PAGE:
DOKweb Content is a portal dedicated to East European documentary film. The news section provides up-to-date information on upcoming and just completed films, interviews with filmmakers and other documentary professionals, in-depth articles exploring the state of documentary filmmaking in various parts of the region, as well as insightful texts on current trends, funding, etc. The portal also boasts the largest published databases of completed and upcoming documentary films from Eastern Europe, an industry directory, as well as trailers and original video content. is IDF´s key online project that provides comprehensive details on all IDF´s activities and links them with general information service.
Institute of Documentary Film’s Activities

Founded in 2001, INSTITUTE OF DOCUMENTARY FILM (IDF) is a non-profit training and networking centre based in Prague, Czech Republic, focused on the support of Central and East European creative documentary film and its wider promotion.

We work closely with Central and East European film directors and producers and provide in-depth development support for their projects as well as international promotion.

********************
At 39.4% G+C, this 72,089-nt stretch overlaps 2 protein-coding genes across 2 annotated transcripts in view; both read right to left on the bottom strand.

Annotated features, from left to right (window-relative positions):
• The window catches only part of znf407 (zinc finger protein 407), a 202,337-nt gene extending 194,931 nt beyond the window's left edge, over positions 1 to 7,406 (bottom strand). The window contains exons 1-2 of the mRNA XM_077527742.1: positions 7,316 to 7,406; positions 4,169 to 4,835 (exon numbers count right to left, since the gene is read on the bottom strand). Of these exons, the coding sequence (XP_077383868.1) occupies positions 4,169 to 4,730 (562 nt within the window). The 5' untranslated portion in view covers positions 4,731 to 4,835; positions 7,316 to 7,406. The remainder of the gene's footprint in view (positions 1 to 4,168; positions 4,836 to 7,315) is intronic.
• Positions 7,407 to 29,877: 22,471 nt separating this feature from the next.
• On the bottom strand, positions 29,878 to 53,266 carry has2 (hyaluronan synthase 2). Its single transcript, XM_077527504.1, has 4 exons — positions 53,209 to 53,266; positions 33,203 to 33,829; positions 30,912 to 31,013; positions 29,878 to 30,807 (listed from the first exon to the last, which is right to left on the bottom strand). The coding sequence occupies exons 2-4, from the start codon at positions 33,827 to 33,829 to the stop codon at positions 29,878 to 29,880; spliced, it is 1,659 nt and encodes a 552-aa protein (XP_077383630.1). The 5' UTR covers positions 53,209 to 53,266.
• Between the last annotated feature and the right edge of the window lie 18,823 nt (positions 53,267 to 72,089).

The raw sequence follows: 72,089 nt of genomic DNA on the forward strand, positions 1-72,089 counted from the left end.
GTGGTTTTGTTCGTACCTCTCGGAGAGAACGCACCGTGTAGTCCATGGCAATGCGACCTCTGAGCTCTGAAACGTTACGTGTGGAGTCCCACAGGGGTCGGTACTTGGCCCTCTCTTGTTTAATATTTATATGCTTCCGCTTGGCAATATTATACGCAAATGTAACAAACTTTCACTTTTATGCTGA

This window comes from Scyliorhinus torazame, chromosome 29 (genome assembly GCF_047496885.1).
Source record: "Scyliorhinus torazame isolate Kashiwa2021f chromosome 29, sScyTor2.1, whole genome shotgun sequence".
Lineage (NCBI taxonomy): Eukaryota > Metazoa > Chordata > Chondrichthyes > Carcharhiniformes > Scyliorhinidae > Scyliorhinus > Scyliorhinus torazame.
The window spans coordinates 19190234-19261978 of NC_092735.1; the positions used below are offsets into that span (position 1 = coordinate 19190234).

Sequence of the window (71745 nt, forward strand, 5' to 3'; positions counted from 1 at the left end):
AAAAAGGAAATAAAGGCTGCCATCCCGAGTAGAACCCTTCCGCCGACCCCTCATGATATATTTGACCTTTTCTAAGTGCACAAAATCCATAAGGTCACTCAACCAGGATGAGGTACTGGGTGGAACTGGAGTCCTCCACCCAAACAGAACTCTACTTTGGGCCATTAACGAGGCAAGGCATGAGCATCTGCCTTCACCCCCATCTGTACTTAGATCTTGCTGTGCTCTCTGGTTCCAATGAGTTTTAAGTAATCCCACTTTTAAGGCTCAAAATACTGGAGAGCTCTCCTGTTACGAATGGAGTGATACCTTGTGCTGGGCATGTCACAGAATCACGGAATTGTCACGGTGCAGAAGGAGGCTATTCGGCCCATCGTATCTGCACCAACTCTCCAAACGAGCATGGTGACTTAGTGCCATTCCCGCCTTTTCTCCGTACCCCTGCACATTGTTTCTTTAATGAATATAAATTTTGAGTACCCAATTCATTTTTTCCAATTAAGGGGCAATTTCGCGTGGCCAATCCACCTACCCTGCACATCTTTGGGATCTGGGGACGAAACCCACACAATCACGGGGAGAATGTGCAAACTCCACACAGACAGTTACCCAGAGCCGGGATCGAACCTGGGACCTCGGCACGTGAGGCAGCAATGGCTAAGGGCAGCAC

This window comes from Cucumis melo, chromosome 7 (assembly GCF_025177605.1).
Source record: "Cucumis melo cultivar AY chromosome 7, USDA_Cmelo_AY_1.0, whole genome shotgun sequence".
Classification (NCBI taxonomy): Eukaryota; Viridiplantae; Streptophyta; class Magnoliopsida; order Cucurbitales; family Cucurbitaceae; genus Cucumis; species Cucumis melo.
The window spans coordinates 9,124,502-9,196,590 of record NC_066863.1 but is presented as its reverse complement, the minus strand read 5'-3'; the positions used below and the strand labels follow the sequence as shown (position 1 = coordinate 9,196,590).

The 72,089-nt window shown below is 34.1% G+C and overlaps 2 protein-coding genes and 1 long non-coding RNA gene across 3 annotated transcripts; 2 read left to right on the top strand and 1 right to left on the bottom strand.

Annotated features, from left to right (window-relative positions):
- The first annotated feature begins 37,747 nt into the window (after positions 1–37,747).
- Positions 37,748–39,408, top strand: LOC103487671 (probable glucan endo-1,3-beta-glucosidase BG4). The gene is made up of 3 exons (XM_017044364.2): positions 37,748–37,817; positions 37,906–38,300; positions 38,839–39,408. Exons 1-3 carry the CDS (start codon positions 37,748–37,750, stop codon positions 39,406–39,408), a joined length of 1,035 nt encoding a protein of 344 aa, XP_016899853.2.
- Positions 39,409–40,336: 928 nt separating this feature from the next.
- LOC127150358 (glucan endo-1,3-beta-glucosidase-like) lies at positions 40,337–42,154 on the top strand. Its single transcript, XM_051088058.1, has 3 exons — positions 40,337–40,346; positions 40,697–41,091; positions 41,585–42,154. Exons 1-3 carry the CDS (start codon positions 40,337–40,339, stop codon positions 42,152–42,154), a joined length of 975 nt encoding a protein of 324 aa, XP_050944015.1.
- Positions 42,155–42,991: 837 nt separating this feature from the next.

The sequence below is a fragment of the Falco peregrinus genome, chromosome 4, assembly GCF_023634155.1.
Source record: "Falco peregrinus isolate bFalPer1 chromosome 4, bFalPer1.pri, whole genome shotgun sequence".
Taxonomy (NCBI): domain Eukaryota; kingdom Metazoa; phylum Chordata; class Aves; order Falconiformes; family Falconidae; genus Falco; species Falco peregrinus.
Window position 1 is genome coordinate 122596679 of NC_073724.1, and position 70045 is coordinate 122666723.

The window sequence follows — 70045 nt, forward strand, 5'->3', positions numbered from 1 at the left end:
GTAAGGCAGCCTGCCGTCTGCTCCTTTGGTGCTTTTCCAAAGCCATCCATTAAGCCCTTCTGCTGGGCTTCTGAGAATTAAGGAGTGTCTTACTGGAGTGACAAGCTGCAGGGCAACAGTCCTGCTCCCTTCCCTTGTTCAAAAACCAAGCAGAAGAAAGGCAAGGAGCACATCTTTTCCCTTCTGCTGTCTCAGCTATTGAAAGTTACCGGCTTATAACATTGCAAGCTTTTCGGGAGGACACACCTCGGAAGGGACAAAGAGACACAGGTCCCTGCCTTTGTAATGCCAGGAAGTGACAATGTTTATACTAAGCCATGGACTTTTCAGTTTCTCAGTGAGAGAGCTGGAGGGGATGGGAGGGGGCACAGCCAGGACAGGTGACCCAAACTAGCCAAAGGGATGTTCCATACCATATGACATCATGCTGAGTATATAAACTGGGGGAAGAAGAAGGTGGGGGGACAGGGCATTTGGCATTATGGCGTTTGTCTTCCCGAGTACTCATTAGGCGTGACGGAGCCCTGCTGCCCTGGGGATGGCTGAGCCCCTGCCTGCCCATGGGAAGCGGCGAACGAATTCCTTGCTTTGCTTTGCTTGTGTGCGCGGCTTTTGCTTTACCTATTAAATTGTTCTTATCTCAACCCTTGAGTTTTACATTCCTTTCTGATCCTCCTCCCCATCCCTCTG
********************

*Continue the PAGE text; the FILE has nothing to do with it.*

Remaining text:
We also work with key international festivals, broadcasters, distributors, sales agents, markets, film institutions, film schools, MEDIA Desks, training programmes, national film centres and various film portals, and serve as the GATEWAY TO EAST EUROPEAN DOCUMENTARY FILM – an indispensable source of documentary projects and films from Central and Eastern Europe.

Film of the Week: Disco & Atomic War

Awarded at a number of festivals (Warsaw IFF, Tallinn Black Nights, etc.), Disco & Atomic War by Jaak Kilmi and Kiur Arma blends reenactments and archive footage to illustrate the impact of US TV shows and soap operas on audiences in communist Estonia. The film attended the 2007 East European Forum and the 2008 Docu Talents from the East.



Finland, Estonia 2009, 78 min
D: Jaak Kilmi, Kiur Aarma

A family from southern Estonia visit their relatives in Tallinn. They gaze in awe at a whole new world as they watch an episode of Dallas, broadcast on Finnish TV. The TV war begins as early as in the 50s, when Estonia began television broadcasts ahead of Finland, showing Soviet propaganda and prompting a Finnish backlash. The propaganda war escalates as Disco enters the fray. Naturally, the Communist system has to retaliate with disco á la russ. People became very inventive in their ways of watching Finnish TV without a huge antenna. A thermometer worked fine, for instance. Unfortunately this destroyed the reception for all your neighbours, including the nuclear missile base. Interesting and entertaining about the cold progaganda war.

In 2007, Jaak Kilmi's film Disco & Atomic War was pitched at the East European Forum and in 2008 presented at Docu Talents from the East.


Read also: